U.K. banks reported a 55 percent increase in losses from fraudulent online transactions for the first half of the year, mostly from phishing scams, an industry trade group reported Tuesday.
Losses totaled £22.5 million ($42.8 million), up from £14.5 million from the first six months of 2005, according to the Association for Payment Clearing Services (APACS).
The loss figure isn't broken down by individual financial institutions. APACS' 31 members, including HSBC Bank and Barclays, account for about 97 percent of bank and credit-card transactions within the U.K.
The figures underscore continuing problems with phishing, where criminals try to capture financial details through fraudulent e-mails and sophisticated fake banking Web sites. Account numbers, log-ins and passwords are often then sold online to other fraudsters who try to turn them into profit.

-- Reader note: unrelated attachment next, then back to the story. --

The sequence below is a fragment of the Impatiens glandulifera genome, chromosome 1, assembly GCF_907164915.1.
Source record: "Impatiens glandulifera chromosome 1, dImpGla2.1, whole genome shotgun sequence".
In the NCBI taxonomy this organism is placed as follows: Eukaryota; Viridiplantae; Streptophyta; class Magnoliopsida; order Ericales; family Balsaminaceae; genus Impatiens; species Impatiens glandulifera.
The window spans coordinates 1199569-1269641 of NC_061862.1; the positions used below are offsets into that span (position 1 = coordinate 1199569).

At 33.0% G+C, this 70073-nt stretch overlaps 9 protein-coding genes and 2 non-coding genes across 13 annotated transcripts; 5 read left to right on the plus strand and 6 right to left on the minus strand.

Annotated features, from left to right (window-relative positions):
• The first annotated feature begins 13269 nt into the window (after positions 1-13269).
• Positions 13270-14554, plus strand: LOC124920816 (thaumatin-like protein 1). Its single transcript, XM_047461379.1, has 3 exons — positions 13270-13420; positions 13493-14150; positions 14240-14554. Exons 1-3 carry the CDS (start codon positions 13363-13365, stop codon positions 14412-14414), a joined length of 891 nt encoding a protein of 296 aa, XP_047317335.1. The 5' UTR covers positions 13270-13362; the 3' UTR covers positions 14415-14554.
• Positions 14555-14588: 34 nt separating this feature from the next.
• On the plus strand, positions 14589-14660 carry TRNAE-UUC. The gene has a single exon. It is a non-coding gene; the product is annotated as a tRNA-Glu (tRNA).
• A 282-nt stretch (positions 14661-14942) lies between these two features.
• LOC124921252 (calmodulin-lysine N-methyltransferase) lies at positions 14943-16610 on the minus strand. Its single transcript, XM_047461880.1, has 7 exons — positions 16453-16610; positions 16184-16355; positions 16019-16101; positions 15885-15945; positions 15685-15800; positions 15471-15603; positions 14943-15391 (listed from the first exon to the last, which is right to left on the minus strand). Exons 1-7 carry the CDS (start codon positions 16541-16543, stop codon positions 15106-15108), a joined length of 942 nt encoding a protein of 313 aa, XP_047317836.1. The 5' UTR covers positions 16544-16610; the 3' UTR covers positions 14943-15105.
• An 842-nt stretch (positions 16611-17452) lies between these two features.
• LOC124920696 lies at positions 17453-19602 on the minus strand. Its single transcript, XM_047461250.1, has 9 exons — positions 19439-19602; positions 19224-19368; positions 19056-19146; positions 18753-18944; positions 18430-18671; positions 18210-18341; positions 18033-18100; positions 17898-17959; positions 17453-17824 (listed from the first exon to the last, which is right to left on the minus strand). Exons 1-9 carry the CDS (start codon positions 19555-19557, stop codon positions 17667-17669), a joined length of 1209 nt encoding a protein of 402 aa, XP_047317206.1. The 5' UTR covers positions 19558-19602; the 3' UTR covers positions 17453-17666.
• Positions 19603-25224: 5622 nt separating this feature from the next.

More than half of consumers who shop online don't verify that e-commerce sites are using a secure connection, often shown by an "https" in the URL (uniform resource locator) or a padlock in the Internet Explorer browser, APACS said. In the U.K., some 26.5 million people undertook an estimated 372 million online transactions in 2005, the organization said.
APACS did have some good news. Phone, mail order, and Internet fraud increased by 5 percent overall, but that growth was markedly slower than the 29 percent jump between the first half of 2004 and the first half of 2005. APACS put the total loss through from January to June this year at £95.3 million.